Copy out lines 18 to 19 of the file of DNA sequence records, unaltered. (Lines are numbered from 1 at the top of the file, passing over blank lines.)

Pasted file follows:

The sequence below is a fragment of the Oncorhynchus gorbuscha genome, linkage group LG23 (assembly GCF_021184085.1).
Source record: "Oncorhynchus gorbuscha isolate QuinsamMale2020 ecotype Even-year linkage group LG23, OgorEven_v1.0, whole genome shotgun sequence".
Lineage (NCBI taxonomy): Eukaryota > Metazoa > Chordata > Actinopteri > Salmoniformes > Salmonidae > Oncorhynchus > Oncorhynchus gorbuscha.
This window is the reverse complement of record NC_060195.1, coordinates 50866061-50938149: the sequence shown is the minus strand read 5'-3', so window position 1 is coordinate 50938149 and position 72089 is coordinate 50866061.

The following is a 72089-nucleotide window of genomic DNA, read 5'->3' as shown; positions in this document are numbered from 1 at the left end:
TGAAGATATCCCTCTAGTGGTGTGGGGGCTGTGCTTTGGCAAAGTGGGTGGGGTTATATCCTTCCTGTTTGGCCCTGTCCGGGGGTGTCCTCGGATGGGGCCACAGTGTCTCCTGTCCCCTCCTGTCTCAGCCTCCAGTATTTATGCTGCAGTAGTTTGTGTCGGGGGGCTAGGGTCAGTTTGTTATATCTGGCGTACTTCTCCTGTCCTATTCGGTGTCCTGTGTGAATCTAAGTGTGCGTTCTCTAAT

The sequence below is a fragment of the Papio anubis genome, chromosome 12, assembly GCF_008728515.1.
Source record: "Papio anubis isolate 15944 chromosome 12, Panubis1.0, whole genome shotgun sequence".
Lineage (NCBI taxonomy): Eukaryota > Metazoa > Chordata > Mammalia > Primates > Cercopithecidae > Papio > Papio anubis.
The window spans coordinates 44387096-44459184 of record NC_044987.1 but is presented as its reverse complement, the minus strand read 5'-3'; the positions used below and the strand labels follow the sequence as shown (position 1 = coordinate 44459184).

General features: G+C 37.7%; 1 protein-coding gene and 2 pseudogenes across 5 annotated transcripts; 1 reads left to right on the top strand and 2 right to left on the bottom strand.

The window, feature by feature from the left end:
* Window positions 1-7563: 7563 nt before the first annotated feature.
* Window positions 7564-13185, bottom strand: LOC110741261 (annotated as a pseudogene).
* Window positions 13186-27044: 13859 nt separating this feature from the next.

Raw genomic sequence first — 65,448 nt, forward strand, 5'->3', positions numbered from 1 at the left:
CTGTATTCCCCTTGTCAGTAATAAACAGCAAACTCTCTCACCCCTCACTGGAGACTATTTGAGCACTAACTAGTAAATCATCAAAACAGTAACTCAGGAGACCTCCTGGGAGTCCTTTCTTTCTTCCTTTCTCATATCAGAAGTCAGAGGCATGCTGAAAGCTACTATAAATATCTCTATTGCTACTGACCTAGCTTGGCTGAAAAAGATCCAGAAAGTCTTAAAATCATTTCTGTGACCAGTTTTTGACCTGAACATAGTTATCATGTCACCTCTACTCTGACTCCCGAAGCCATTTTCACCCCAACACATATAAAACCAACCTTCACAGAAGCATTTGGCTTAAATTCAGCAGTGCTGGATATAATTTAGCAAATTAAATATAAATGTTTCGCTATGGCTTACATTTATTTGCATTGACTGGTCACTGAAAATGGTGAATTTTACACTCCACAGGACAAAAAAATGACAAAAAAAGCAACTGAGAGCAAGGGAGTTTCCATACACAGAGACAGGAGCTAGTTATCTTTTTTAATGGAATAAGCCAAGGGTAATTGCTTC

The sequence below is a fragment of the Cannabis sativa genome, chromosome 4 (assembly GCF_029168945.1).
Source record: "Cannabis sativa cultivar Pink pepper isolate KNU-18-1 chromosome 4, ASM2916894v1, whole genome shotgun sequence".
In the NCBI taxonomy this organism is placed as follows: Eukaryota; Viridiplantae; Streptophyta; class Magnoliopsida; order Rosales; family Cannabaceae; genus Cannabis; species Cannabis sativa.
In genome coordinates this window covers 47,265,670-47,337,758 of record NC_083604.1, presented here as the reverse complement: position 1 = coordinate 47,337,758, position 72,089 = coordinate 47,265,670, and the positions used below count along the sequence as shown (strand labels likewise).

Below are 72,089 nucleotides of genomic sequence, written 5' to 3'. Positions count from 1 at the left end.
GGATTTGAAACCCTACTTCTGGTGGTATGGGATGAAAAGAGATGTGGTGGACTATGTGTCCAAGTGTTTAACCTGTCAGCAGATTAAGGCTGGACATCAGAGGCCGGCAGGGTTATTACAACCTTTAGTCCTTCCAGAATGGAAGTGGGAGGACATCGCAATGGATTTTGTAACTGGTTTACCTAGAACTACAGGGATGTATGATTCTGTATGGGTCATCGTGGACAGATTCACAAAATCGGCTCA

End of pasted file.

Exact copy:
The sequence below is a fragment of the Cannabis sativa genome, chromosome 4 (assembly GCF_029168945.1).
Source record: "Cannabis sativa cultivar Pink pepper isolate KNU-18-1 chromosome 4, ASM2916894v1, whole genome shotgun sequence".